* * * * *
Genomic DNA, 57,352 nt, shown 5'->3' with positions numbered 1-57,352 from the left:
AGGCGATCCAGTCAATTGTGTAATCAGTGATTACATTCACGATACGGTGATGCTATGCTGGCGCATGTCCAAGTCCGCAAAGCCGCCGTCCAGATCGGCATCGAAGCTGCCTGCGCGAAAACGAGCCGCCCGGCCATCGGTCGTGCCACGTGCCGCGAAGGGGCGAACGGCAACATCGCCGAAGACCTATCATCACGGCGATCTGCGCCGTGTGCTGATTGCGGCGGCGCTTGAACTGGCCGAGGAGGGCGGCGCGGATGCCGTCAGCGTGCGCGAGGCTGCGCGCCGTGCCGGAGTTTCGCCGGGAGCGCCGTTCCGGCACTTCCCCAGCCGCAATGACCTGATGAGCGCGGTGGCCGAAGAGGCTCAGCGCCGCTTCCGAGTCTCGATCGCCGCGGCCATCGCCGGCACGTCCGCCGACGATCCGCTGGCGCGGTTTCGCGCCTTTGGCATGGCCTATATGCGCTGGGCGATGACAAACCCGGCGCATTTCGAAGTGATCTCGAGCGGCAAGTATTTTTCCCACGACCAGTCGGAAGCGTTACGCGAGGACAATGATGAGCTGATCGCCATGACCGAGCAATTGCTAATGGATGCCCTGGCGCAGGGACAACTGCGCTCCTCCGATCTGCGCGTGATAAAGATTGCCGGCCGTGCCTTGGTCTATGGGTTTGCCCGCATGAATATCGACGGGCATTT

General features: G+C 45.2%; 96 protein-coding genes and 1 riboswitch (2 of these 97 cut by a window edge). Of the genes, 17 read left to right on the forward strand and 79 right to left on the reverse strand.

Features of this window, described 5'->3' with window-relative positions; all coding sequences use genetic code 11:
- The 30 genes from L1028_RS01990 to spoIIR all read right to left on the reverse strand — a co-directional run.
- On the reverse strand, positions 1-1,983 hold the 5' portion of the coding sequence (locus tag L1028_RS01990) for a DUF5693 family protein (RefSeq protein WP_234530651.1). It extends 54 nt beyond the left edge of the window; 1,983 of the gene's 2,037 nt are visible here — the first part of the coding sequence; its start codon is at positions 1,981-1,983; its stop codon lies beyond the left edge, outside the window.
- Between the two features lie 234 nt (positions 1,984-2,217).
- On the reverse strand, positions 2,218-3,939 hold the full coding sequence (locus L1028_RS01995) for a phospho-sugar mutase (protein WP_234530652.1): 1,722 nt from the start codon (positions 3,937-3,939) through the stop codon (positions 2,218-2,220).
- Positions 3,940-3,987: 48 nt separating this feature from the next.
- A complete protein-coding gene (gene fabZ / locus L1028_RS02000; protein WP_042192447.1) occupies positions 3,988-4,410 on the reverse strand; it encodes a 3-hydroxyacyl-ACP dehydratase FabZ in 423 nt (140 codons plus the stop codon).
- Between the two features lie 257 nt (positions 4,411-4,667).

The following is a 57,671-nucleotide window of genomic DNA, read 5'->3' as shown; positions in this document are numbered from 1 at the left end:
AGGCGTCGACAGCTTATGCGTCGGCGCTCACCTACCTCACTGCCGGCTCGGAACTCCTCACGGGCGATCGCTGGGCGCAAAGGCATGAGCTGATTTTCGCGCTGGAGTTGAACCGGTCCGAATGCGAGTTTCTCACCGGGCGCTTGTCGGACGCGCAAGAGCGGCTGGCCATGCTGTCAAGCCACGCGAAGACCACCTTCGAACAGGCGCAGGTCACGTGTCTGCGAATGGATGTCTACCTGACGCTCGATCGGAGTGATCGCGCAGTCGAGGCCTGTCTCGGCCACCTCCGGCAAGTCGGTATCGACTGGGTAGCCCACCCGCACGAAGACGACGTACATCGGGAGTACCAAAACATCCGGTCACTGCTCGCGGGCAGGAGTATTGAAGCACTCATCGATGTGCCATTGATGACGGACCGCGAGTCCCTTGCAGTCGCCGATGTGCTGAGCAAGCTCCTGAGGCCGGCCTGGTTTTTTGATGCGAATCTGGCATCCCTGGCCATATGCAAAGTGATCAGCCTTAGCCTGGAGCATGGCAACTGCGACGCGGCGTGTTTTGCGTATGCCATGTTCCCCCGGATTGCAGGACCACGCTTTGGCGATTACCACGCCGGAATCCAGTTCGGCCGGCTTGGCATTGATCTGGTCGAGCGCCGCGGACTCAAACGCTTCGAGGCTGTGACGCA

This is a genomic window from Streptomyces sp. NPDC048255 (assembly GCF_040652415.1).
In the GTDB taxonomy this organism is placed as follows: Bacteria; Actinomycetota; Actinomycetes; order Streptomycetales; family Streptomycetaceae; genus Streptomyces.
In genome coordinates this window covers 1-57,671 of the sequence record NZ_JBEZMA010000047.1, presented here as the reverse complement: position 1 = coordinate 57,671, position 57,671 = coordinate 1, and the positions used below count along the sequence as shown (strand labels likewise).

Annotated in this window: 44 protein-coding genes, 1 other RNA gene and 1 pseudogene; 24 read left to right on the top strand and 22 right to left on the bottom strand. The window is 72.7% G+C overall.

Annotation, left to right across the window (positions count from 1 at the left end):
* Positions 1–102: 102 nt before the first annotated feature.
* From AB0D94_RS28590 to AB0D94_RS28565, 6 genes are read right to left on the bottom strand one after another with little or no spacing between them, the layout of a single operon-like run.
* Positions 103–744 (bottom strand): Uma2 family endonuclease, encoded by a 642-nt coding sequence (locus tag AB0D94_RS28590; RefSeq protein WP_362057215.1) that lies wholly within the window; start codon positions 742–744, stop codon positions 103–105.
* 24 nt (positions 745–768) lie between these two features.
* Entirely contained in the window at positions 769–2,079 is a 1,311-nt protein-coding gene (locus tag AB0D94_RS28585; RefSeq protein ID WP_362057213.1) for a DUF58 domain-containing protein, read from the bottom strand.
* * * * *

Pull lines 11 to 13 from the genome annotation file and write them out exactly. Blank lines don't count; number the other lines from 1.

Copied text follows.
- Between the two features lie 257 nt (positions 4,411-4,667).

The following is a 57,671-nucleotide window of genomic DNA, read 5'->3' as shown; positions in this document are numbered from 1 at the left end:
AGGCGTCGACAGCTTATGCGTCGGCGCTCACCTACCTCACTGCCGGCTCGGAACTCCTCACGGGCGATCGCTGGGCGCAAAGGCATGAGCTGATTTTCGCGCTGGAGTTGAACCGGTCCGAATGCGAGTTTCTCACCGGGCGCTTGTCGGACGCGCAAGAGCGGCTGGCCATGCTGTCAAGCCACGCGAAGACCACCTTCGAACAGGCGCAGGTCACGTGTCTGCGAATGGATGTCTACCTGACGCTCGATCGGAGTGATCGCGCAGTCGAGGCCTGTCTCGGCCACCTCCGGCAAGTCGGTATCGACTGGGTAGCCCACCCGCACGAAGACGACGTACATCGGGAGTACCAAAACATCCGGTCACTGCTCGCGGGCAGGAGTATTGAAGCACTCATCGATGTGCCATTGATGACGGACCGCGAGTCCCTTGCAGTCGCCGATGTGCTGAGCAAGCTCCTGAGGCCGGCCTGGTTTTTTGATGCGAATCTGGCATCCCTGGCCATATGCAAAGTGATCAGCCTTAGCCTGGAGCATGGCAACTGCGACGCGGCGTGTTTTGCGTATGCCATGTTCCCCCGGATTGCAGGACCACGCTTTGGCGATTACCACGCCGGAATCCAGTTCGGCCGGCTTGGCATTGATCTGGTCGAGCGCCGCGGACTCAAACGCTTCGAGGCTGTGACGCA